- Did I mention that there is a potful of money to be earned by anyone who puts an NHL franchise in Hamilton? The NHL responded to Zimbalist’s declaration with two reports of its own: The first estimated the value of a team in Hamilton as between $261.8 million and $279.8 million. The second estimated the value of a team in Hamilton as approximately $315 million. By comparison, the same reports suggest the value of a team in Phoenix somewhere in the range of $120 million to $176 million dollars.
- The Toronto Maple Leafs don’t have a “veto” that would allow them to prevent another team from moving into the area. The commonly accepted wisdom is that the Leafs have been the driving force behind the league’s historical refusal to place a team in Hamilton. In view of the almost papal level of secrecy surrounding NHL Board of Governors meetings, it is difficult to know the truth of the matter on that issue, but it does seem clear that – at least as recently as 2006 – the Leafs have behaved as though they do have a veto over such a relocation. Forced into the courts by the Coyotes bankruptcy, however, and facing certain immutable facts of life in terms of the applicable antitrust law, the NHL sees the writing on the wall and cannot espouse the untenable position that one of its member clubs could unilaterally prevent the relocation of another into its home territory. Backed into a corner in the courts, the NHL has had no alternative but to publicly align itself with the “no Leaf veto” theory. Whatever the secret and private reality of the arrangement between the Leafs and the NHL in the past on the issue of the veto, the league has now been forced to publicly espouse the view that relocation of a member club into the territory of another may be approved by a majority vote of the Board.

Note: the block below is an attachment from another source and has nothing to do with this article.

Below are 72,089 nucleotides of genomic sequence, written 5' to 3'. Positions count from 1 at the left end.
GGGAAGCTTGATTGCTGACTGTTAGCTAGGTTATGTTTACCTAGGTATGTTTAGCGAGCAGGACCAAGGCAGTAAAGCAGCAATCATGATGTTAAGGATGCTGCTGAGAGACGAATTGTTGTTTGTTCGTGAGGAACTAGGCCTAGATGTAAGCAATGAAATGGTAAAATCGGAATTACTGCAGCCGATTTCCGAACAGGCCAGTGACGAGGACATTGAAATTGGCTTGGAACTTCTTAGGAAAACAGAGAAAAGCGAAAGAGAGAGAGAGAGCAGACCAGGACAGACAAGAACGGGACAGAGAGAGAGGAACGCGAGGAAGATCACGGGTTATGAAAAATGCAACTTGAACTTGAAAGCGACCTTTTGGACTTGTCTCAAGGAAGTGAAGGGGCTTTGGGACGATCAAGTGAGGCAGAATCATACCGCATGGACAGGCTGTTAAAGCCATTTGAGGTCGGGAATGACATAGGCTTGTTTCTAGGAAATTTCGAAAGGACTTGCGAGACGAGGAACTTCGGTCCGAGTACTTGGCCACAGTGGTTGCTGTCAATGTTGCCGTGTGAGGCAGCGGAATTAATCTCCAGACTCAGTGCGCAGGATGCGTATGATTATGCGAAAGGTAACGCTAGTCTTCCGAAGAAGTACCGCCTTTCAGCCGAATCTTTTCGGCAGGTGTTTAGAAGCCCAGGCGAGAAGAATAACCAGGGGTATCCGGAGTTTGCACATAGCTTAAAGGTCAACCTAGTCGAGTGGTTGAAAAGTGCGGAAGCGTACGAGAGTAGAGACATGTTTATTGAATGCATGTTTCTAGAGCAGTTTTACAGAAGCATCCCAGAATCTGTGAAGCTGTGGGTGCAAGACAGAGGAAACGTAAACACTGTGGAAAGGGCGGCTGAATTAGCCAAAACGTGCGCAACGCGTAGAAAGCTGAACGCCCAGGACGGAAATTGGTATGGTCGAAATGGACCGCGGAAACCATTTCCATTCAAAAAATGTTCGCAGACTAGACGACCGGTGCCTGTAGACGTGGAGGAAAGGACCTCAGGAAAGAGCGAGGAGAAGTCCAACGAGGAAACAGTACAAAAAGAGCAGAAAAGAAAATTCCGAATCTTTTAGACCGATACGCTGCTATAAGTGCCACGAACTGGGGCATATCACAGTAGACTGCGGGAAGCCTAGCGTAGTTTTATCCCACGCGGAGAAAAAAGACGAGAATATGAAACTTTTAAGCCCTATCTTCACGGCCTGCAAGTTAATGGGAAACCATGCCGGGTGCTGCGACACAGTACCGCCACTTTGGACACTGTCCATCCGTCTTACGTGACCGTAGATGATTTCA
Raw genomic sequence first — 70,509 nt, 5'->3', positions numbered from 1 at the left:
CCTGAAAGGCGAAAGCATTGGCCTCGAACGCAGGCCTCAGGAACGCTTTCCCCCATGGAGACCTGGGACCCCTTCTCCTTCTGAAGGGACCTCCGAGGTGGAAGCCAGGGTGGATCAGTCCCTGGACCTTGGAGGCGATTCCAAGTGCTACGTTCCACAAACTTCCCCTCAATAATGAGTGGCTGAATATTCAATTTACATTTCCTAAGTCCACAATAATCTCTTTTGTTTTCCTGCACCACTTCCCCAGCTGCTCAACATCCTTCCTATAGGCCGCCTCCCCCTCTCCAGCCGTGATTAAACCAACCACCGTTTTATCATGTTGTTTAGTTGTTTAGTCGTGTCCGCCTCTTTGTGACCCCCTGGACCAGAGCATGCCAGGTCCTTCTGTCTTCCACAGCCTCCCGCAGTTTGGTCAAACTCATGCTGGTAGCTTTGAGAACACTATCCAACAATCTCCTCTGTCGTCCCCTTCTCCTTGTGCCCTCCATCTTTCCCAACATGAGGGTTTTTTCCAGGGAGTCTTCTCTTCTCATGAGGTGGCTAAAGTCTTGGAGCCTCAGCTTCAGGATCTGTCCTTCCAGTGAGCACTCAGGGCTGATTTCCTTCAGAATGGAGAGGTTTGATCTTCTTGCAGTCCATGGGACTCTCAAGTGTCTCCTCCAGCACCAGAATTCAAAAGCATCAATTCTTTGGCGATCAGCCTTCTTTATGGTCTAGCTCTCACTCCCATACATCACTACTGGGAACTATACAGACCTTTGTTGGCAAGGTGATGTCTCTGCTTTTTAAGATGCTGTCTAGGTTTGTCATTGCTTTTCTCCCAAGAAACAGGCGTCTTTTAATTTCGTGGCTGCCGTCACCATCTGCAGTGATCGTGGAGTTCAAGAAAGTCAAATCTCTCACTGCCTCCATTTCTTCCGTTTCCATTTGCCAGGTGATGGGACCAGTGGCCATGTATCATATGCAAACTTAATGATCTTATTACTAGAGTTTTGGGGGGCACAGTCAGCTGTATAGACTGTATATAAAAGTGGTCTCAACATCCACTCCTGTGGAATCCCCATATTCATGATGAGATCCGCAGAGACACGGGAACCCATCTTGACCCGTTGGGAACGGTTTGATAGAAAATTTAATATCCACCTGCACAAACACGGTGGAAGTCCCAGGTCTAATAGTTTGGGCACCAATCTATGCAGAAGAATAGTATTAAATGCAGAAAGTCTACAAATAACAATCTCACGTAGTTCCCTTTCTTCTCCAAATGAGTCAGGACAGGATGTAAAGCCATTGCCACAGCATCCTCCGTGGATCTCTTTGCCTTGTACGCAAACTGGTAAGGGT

- We also know that quite apart from the Coyotes, there are already a number of other NHL franchises in failing financial health.
So let me do the math for you: quite a few NHL teams are losing money in their current market. The market in southern Ontario has been identified as undoubtedly superior to many such existing markets. It seems likely that a team relocating to that market would quickly become one of the more valuable properties in the league.
And all it takes is a majority vote of the Board to get you there.
It’s one thing for the NHL to clandestinely or surreptitiously enforce a Maple Leafs veto by denying entry into the league for someone wishing to avail themselves of the Hamilton opportunity (perhaps by rejecting the prospective owner on the grounds of his purported lack of “character” or “integrity”; such a thing might easily be accomplished when the votes are taken behind closed doors by folks who are already members of the fraternity. It’s quite another for the league to be able to preserve unanimity on this issue in perpetuity among its existing members. Sooner or later, one of the have not franchises – already admitted into the league, present for the discussion and votes on all league issues, able to avoid any backroom chicanery – will seize the southern Ontario opportunity for itself.
How long will it be before a club wanting to seize such an opportunity would have the votes necessary to achieve the result? Teams struggling in their own markets and receiving financial assistance from their richer brethren might want to see one of their fellow have nots stop taking funds from the revenue sharing pool – and likely start paying a substantial amount into the fund instead.